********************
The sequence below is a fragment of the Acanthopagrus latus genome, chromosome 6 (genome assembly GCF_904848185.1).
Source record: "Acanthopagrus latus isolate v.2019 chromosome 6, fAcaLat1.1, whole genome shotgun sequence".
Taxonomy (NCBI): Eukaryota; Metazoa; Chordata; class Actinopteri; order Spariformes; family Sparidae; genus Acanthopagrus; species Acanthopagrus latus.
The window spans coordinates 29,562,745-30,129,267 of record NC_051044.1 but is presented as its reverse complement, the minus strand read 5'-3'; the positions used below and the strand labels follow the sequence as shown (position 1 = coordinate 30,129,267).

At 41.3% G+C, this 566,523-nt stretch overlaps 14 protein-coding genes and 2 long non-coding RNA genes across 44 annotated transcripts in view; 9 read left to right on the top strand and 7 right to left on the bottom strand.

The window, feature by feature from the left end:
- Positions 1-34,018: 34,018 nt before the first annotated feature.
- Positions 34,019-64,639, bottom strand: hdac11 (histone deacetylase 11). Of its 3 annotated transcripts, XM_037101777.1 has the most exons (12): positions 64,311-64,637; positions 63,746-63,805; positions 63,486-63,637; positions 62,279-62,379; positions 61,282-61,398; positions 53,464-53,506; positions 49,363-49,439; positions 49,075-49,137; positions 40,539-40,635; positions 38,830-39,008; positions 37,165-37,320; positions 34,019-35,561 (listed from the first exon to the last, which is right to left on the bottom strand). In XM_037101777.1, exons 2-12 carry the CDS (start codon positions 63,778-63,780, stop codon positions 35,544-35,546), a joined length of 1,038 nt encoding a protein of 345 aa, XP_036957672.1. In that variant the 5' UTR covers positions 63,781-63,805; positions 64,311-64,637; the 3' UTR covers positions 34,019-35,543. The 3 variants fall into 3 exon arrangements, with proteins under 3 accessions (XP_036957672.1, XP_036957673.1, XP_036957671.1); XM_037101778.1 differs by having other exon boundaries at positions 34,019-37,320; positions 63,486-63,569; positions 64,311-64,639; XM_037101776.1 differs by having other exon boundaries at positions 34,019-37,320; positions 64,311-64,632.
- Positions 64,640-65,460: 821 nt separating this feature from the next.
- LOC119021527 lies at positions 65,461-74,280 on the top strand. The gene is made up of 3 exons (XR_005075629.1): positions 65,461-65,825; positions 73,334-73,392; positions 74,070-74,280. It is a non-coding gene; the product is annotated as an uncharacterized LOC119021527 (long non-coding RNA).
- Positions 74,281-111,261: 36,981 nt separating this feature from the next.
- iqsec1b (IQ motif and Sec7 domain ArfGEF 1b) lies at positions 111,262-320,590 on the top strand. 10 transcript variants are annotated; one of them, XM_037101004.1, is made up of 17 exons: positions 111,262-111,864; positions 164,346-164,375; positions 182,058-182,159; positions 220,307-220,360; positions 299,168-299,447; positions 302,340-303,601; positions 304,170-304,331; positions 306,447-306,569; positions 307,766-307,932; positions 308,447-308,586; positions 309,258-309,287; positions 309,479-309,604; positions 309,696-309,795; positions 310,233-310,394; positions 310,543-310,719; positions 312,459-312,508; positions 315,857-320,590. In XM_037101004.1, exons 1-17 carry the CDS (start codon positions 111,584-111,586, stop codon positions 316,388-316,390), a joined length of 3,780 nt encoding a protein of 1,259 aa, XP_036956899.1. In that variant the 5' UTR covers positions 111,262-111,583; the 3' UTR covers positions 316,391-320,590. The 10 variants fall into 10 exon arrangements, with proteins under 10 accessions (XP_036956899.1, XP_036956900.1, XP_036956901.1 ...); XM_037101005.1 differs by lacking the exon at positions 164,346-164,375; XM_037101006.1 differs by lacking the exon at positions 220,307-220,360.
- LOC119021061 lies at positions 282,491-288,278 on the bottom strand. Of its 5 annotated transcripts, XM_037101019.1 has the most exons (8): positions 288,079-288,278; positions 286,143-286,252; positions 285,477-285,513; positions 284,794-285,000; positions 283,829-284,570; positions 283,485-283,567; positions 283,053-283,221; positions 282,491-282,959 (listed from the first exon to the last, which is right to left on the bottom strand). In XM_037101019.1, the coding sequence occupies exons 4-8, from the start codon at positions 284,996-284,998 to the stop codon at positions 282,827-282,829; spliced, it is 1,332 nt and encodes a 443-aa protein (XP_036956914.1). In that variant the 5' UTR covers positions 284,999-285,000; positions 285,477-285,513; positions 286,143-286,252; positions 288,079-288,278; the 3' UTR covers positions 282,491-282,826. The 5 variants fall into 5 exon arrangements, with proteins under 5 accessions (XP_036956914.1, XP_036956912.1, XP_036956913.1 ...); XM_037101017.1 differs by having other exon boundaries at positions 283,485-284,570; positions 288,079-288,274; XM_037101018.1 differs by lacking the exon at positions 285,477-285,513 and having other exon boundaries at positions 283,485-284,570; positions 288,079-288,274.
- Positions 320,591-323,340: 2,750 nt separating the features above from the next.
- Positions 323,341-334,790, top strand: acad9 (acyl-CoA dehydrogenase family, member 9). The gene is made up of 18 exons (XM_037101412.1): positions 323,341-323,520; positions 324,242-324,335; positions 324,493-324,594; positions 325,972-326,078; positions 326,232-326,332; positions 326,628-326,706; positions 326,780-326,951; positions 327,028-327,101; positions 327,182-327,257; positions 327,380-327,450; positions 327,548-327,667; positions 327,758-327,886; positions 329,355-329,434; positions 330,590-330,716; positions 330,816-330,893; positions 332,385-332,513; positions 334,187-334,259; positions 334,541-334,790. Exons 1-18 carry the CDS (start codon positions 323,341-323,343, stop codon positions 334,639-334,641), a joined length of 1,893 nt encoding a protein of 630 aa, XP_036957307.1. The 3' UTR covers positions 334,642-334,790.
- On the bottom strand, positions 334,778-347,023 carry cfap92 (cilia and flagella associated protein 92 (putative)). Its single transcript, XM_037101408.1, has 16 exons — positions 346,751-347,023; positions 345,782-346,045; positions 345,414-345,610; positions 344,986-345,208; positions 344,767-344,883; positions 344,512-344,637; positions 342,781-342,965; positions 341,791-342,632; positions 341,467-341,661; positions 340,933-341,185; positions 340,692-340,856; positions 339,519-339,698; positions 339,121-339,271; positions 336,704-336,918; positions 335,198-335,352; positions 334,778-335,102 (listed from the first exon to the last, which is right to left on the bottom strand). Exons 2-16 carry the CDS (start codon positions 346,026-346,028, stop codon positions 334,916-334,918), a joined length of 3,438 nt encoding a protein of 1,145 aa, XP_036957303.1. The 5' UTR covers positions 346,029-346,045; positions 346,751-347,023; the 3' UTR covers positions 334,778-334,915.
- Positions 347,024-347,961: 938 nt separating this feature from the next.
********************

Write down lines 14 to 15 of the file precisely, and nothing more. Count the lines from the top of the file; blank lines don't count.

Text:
- Positions 320,591-323,340: 2,750 nt separating the features above from the next.
- Positions 323,341-334,790, top strand: acad9 (acyl-CoA dehydrogenase family, member 9). The gene is made up of 18 exons (XM_037101412.1): positions 323,341-323,520; positions 324,242-324,335; positions 324,493-324,594; positions 325,972-326,078; positions 326,232-326,332; positions 326,628-326,706; positions 326,780-326,951; positions 327,028-327,101; positions 327,182-327,257; positions 327,380-327,450; positions 327,548-327,667; positions 327,758-327,886; positions 329,355-329,434; positions 330,590-330,716; positions 330,816-330,893; positions 332,385-332,513; positions 334,187-334,259; positions 334,541-334,790. Exons 1-18 carry the CDS (start codon positions 323,341-323,343, stop codon positions 334,639-334,641), a joined length of 1,893 nt encoding a protein of 630 aa, XP_036957307.1. The 3' UTR covers positions 334,642-334,790.